In addition to the BMP-2s, 14 additional BMP-variants are visible at the same time. [4] These are likely specialized Boragh-variants given parade imagery of the Boragh SPAAGs, and the common use of Boragh AMVs in Sepah armored units. The observed numbers might translate to a battery or two of each (depending on battery size and how many remain under cover).

Upwards of 15 M113 or M577s can be seen on 07/2009, which, according to parade imagery, are used as command vehicles, likely in bn HQs, and – possibly – co HQs for light AFVs [5]. Parade imagery also shows the quarter-ton Safir Jeep serving as a command vehicle.

In 2009, 10 unidentified AFVs are visible in the fenced-in motor-pool [6]. They have a turret, and are slightly longer and narrower than the nearby M113s. One candidate is the EE-9 wheeled reconnaissance vehicle known to be in use with Sepah armored units. However, the observed profile is slightly different from the suspected EE-9 based in Gonbad-e Kavus. No definitive conclusions can be drawn at this point.

The 2S1 SPHs observed on parade cannot be conclusively identified in overhead imagery. It is reasonable to assume – given observed patters thusfar – that they are deployed at bn-strength, which is about equivalent to one row of covered garages. 

Taking these observations into account, we can account for: ~30 tanks, ~30 IFVs, ~15 special-purpose light AFVs, ~15 command-AFVs, ~10 unknown light AFVs, and ~10 SPHs, which roughly approximates the number of available garage-bays. Although this is only the roughest of ballpark estimates, it is accurate enough to account for available infrastructure.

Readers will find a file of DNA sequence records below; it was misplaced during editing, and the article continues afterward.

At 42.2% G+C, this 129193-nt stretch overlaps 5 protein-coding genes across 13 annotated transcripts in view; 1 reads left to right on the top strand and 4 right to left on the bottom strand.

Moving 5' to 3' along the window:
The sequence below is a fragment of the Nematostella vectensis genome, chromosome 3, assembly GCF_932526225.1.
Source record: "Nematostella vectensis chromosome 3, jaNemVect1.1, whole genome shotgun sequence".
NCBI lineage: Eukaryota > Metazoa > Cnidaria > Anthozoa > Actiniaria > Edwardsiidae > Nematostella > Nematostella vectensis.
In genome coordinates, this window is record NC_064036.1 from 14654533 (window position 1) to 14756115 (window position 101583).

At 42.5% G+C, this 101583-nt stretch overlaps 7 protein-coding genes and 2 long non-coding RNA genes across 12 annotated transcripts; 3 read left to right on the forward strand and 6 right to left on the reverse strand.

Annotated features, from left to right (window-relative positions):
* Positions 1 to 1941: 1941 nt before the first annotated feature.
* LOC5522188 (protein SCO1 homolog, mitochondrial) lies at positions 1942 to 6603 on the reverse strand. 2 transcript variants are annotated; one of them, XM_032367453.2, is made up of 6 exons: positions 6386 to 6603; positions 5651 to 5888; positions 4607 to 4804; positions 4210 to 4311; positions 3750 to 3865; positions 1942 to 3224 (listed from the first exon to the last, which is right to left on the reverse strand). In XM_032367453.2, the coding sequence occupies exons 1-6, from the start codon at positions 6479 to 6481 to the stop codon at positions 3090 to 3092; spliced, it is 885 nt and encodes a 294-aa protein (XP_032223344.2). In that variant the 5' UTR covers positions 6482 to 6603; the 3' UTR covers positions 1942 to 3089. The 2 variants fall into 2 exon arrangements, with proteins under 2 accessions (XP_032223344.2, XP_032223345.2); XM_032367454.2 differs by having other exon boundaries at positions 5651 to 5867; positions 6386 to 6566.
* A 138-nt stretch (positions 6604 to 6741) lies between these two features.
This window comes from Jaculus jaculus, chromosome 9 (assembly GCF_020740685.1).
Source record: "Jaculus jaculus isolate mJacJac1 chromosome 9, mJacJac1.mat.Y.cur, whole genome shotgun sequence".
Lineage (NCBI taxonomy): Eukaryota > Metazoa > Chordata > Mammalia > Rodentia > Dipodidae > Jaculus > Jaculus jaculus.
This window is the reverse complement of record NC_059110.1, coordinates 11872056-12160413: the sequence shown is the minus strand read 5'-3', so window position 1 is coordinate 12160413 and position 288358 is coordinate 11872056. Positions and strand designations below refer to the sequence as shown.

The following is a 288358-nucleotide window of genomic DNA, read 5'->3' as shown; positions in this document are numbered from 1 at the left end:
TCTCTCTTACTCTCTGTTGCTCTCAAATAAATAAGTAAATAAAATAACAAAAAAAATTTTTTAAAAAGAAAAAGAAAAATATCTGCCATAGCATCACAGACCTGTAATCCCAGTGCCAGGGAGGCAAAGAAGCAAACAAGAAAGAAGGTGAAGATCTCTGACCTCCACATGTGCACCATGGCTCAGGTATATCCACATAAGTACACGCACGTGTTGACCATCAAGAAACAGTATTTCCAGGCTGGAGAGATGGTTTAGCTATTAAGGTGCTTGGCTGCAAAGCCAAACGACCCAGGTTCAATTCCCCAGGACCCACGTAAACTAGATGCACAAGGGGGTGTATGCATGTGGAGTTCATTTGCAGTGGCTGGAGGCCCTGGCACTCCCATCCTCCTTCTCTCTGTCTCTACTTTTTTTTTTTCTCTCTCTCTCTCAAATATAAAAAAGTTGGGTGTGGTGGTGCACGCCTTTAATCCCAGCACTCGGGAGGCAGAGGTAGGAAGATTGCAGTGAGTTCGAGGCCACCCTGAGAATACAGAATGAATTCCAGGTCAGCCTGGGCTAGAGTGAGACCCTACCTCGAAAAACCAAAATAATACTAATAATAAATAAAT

The division's transport section has their own motor pool inside the garrison-proper for their own equipment [7]. This includes at least 11 tank-transporter trailers associated with the Mercedes-Titan tractors seen on parade. In the 09/2009 imagery – the date of the annual Sacred Defense Week parades – five AFVs can be seen secured on them.

From 2009 onward, an AVLB can be consistently found next to the division's maintenance section north of the garrison-proper[8]. When it is absent (05/2010), it can be found 350 m north-east, spanning a gap. The bridge is a match for the Serat-type also observed in use with the Sepah's 21st armored brigade in Neyshabur.

Another motor-pool in the garrison's N/NE holds he bulk of the division's soft-skin vehicles and logistics support. Judging the exact makeup is difficult as the majority are hidden under cover. However, in 09/2009, several construction-vehicles are present including a tracked crane, and four front-end loaders.

Further east, in a small valley, are 75+ small boats of varying types. Although seemingly out of place so far from the Gulf, these are likely used to supplement conventional river-crossing capabilities of combat-engineering forces. These small boats were routinely used in this manner in the watery low-lands of the southern-front during the Iran-Iraq war. 

Works Cited:
(1) Construction is the strategy of the IRGC. FNA. 02/06/2013 http://www.farsnews.com/newstext.php?nn=13911118000551
(2) Posts by Morteza313 at Syria Uprising Thread on ACIG Forums.09/20/13 and 10/30/13.
(3) The 8th Armored Division's second martyr in Syria in recent months. Najafabad News. http://najafabadnews.ir/%D8%AA%D8%B4%DB%8C%DB%8C%D8%B9-%D8%AC%D9%86%D8%A7%D8%B2%D9%87-%D8%B4%D9%87%DB%8C%D8%AF-%D9%85%D8%A8%D8%A7%D8%B1%D8%B2%D9%87-%D8%A8%D8%A7-%D8%A7%D8%B3%D8%AA%DA%A9%D8%A8%D8%A7%D8%B1-%D8%AF%D8%B1-%D9%84/


  1. It amazes me that the IRGC, which has relatively limited combat experience in true "armored warfare," is advising the Syrian Army, which has extensive Soviet training to draw upon, as well as decades of episodic combat actions in the Golan, past decades of counter-insurgency operations within Syria and past combat operations in Lebanon.

    If anything, the present Syrian conflict has been quite a learning experience for the IRGC, in similar fashion that it was for Germany and the USSR during the Spanish Civil War of the 1930s.

  2. Hi. Could you please email me. I can't find a contact email address for you. I am an author working on a fiction thriller, and I would be grateful for your assistance with some technical details about the Iranian army. My email address is nicholas_zombie@live.com